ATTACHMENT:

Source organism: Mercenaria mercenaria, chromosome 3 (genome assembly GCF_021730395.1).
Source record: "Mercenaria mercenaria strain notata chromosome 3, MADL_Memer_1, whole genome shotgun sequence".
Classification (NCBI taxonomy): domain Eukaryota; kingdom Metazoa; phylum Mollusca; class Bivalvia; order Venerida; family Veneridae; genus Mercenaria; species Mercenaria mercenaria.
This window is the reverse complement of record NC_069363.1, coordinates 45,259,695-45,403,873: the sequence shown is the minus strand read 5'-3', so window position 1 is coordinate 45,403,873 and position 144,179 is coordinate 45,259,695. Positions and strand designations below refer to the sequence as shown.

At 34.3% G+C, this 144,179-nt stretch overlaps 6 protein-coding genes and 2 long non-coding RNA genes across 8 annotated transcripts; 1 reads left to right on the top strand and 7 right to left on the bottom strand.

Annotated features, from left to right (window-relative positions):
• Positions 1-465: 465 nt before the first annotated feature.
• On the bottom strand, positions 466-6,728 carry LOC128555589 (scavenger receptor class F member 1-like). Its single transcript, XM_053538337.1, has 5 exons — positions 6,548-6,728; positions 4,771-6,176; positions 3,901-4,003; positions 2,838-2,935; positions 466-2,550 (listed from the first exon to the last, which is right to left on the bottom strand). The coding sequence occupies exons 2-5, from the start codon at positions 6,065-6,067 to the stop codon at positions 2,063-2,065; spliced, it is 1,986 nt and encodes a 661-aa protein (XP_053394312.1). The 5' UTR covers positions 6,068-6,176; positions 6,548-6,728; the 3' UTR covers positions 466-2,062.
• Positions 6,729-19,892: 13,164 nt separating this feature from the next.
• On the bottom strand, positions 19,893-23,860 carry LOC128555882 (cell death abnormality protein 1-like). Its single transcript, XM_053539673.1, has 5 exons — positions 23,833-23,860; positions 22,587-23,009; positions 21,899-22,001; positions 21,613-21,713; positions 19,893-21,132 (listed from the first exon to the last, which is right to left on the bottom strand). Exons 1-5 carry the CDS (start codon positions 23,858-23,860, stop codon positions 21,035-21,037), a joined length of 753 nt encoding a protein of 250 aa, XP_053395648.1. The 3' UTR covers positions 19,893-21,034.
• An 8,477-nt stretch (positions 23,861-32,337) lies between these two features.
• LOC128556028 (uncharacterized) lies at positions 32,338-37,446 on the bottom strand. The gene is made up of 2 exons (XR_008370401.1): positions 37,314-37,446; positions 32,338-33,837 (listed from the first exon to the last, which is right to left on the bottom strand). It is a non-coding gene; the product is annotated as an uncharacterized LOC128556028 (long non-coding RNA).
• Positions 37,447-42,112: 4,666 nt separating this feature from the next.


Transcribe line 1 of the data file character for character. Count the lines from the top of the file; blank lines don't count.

Source organism: Mercenaria mercenaria, chromosome 3 (genome assembly GCF_021730395.1).